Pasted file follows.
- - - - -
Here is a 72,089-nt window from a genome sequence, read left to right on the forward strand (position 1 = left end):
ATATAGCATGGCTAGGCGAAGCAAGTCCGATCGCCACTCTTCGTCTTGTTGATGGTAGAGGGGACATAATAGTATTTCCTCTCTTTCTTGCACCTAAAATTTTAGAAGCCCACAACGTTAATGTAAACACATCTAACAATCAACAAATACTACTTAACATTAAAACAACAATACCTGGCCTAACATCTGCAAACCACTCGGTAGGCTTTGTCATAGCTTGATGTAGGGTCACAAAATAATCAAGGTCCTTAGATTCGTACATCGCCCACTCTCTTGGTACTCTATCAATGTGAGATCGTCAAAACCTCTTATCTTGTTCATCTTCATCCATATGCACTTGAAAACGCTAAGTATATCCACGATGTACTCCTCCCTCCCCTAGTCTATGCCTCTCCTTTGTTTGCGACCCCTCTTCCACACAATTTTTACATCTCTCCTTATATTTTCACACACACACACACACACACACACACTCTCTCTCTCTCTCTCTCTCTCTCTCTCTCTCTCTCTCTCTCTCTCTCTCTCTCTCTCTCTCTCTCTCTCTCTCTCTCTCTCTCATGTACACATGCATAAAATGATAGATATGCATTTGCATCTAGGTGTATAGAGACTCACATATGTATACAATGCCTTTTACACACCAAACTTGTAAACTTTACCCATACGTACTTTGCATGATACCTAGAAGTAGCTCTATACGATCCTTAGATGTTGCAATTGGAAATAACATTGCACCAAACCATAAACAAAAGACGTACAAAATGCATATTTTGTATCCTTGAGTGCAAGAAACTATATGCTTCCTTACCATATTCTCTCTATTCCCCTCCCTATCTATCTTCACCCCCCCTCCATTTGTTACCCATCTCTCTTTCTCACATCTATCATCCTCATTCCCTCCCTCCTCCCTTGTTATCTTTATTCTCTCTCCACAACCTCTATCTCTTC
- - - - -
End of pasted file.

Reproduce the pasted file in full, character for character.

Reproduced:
Here is a 72,089-nt window from a genome sequence, read left to right on the forward strand (position 1 = left end):
ATATAGCATGGCTAGGCGAAGCAAGTCCGATCGCCACTCTTCGTCTTGTTGATGGTAGAGGGGACATAATAGTATTTCCTCTCTTTCTTGCACCTAAAATTTTAGAAGCCCACAACGTTAATGTAAACACATCTAACAATCAACAAATACTACTTAACATTAAAACAACAATACCTGGCCTAACATCTGCAAACCACTCGGTAGGCTTTGTCATAGCTTGATGTAGGGTCACAAAATAATCAAGGTCCTTAGATTCGTACATCGCCCACTCTCTTGGTACTCTATCAATGTGAGATCGTCAAAACCTCTTATCTTGTTCATCTTCATCCATATGCACTTGAAAACGCTAAGTATATCCACGATGTACTCCTCCCTCCCCTAGTCTATGCCTCTCCTTTGTTTGCGACCCCTCTTCCACACAATTTTTACATCTCTCCTTATATTTTCACACACACACACACACACACACACACTCTCTCTCTCTCTCTCTCTCTCTCTCTCTCTCTCTCTCTCTCTCTCTCTCTCTCTCTCTCTCTCTCTCTCTCTCTCTCTCTCTCATGTACACATGCATAAAATGATAGATATGCATTTGCATCTAGGTGTATAGAGACTCACATATGTATACAATGCCTTTTACACACCAAACTTGTAAACTTTACCCATACGTACTTTGCATGATACCTAGAAGTAGCTCTATACGATCCTTAGATGTTGCAATTGGAAATAACATTGCACCAAACCATAAACAAAAGACGTACAAAATGCATATTTTGTATCCTTGAGTGCAAGAAACTATATGCTTCCTTACCATATTCTCTCTATTCCCCTCCCTATCTATCTTCACCCCCCCTCCATTTGTTACCCATCTCTCTTTCTCACATCTATCATCCTCATTCCCTCCCTCCTCCCTTGTTATCTTTATTCTCTCTCCACAACCTCTATCTCTTC